The following text is a portion of a letter written in 1983 by the son of the Lutheran minister whose family fled the Sammenthin area in 1945, along with all the other Germans in the area.

Briefly about myself: My three sisters and I were born between 1936 and 1941 in the parish house of Sammenthin. My father was a native Berliner. My mother came from Westphalia. As a young pastor of thirty, my father was transferred in 1935 from Berlin to the parish of Sammenthin, which included several adjacent villages. He became a soldier in 1943 and died as a consequence of war injuries in 1948. I began school in Sammenthin in 1943 and very clearly remember the last war days, which were very turbulent there.

By the beginning of winter 1944-1945, very large numbers of refugees from East Prussia and the Weichsel River area were fleeing on foot, ahead of the Russian army advancing into Germany. The Nazis, under the command of Reichsführer SS Heinrich Himmler, forbade under heaviest penalties, that the populace of Pomerania evacuate their villages and cities. The declared reason for this was that the German Army would destroy the Russians by January, February 1945, at the latest. No one believed this, as our armies were beaten and had no more reserves. And so it came to the terrible disaster of the Russian Armies overrunning East Germany with its local population still largely in place.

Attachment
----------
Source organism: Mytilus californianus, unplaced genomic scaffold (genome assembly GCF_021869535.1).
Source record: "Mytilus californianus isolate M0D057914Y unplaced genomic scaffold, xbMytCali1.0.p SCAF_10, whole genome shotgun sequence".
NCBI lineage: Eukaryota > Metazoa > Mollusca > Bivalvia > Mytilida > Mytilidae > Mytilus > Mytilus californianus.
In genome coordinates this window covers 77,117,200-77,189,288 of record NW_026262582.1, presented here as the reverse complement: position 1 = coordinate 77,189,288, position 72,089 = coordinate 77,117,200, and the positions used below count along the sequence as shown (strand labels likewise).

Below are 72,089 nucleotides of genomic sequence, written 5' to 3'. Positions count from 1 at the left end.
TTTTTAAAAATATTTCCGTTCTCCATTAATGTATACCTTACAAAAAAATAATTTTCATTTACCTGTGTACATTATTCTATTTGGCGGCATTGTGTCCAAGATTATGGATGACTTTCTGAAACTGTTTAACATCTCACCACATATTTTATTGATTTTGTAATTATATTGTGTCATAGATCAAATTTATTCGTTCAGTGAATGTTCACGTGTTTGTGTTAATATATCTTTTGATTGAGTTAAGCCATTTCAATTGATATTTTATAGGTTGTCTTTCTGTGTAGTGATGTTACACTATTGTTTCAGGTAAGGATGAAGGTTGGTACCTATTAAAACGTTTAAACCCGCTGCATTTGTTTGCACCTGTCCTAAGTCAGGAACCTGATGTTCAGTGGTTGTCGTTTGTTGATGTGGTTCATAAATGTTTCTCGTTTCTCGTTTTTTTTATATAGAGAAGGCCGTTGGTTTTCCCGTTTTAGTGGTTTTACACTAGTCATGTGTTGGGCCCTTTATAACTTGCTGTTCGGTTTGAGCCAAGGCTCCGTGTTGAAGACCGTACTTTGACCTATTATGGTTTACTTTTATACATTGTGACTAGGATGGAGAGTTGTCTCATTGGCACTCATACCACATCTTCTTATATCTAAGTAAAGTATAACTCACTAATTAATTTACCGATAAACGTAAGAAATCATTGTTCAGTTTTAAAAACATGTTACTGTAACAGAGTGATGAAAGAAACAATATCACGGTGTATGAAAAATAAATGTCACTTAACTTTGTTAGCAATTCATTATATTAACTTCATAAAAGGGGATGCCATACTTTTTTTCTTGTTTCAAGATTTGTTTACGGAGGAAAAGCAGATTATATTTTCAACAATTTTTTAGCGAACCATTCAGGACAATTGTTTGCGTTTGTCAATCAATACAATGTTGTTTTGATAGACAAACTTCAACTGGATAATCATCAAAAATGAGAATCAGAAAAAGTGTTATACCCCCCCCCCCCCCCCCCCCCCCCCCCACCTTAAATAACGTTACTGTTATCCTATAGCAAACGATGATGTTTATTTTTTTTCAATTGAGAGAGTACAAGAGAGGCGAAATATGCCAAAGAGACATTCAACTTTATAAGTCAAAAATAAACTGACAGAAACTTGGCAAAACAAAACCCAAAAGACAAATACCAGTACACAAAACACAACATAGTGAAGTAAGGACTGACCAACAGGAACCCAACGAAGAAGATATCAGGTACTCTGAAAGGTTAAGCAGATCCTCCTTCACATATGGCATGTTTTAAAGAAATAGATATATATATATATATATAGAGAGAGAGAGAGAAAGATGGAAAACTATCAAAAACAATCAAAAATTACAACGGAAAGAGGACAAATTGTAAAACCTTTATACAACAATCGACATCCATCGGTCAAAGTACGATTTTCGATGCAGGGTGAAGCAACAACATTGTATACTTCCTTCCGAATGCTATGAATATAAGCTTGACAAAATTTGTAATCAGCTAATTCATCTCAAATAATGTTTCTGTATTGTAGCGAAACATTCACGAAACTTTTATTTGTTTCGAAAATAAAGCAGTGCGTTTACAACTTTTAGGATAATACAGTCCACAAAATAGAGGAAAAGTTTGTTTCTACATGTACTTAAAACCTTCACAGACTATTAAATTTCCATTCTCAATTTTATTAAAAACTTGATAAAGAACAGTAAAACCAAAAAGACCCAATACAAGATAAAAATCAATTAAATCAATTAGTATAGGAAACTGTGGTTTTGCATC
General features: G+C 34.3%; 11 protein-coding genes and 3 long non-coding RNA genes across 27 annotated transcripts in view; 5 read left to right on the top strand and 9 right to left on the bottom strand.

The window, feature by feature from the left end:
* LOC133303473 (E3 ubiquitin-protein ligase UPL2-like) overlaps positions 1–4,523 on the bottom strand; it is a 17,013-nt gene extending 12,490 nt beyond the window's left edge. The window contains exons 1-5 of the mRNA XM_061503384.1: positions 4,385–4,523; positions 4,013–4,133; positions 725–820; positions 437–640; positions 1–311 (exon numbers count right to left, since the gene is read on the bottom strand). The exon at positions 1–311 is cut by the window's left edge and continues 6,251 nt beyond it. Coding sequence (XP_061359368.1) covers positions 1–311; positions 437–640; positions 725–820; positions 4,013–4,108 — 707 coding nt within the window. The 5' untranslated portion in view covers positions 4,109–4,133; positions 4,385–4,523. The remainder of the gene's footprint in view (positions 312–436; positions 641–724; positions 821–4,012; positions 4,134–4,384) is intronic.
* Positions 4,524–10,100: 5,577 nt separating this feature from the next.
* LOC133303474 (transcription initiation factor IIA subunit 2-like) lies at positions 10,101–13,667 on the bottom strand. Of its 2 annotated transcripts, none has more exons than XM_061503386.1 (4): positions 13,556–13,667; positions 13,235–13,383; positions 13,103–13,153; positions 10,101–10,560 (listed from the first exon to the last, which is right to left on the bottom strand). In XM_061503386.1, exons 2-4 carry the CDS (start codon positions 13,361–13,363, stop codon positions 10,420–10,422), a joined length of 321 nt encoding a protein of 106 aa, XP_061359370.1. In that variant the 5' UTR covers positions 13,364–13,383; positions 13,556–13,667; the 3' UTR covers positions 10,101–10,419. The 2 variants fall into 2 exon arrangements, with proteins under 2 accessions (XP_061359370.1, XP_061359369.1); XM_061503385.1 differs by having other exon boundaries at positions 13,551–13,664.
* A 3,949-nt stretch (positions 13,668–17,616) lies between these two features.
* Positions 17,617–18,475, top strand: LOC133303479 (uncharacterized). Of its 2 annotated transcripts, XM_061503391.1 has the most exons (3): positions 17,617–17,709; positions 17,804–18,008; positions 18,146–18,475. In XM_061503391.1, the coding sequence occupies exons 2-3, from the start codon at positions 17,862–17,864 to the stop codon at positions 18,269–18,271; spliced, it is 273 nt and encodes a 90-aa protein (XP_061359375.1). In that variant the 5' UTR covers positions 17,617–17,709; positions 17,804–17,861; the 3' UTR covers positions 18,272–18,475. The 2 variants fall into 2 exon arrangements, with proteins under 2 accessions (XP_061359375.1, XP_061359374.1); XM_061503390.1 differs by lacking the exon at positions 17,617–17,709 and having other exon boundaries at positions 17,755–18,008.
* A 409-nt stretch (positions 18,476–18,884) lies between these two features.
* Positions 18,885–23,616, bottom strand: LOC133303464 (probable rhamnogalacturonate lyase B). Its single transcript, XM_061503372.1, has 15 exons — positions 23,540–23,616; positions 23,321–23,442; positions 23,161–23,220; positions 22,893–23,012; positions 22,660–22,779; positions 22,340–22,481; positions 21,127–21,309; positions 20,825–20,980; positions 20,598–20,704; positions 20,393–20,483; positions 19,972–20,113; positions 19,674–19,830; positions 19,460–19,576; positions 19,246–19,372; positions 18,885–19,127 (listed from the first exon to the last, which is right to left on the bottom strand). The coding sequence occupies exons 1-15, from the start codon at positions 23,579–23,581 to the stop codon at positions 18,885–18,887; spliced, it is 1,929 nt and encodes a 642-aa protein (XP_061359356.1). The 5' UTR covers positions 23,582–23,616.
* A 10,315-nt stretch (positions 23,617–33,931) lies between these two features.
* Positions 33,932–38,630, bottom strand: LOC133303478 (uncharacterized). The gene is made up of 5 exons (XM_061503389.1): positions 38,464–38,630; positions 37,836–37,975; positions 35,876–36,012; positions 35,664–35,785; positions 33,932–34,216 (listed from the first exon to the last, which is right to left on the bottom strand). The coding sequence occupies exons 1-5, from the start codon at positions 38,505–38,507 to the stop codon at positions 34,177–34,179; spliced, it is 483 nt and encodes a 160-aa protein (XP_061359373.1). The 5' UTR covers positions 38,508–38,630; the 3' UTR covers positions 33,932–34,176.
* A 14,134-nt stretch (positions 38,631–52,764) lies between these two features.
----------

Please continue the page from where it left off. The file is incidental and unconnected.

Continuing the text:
My family and our village fled the army and tanks of Gerneral Shukow under artillery barrage at the very last moment, on February 15, 1945 in the direction of Stettin. This was the day before the arrival of the Russians. Those men and women of Sammenthin and the surrounding villages who did not wish to flee were almost all either beaten or shot to death, or became the victims of Russians later in April 1945 in Berlin.

A small unit of armed SS were stationed on our Hof (yard) in Sammenthin during the last weeks of the war, all of them were extremely young, quite insufficiently armed. They were supposed to defend the Sammenthin-Schwerinsfelde, Arnswalde area. They remained there and I assume that they were all killed in action when the Russians arrived. On the 10th or 11th of February, my mother asked two of those young soldiers to dig a deep hole in the stable in our barnyard. They did, I personally watched them the whole time. They dug in the hard soil to the depth of about five feet. In the hole we buried two or three church registers constituting the entire chronicle of Sammenthin and other documents, along with the silver Communion utensils of the church all wrapped in waxed paper, sewn into strong canvas. The hole was covered, the soil stamped down and covered with straw. I well remember these soldiers standing in the freezing cold with their rifles when we left our home February 15, and they stayed behind, forlorn, fear in their faces, to await their impending death.

There was no significant fighting in the villages of Sammenthin, Schonfeld,and Kranzin. The Russian tanks moved through quite fast coming from the south, proceeding in the direction of the Baltic Sea. Only the county seat of Arnswalde was defended for four days and almost completely destroyed in the course of fighting.

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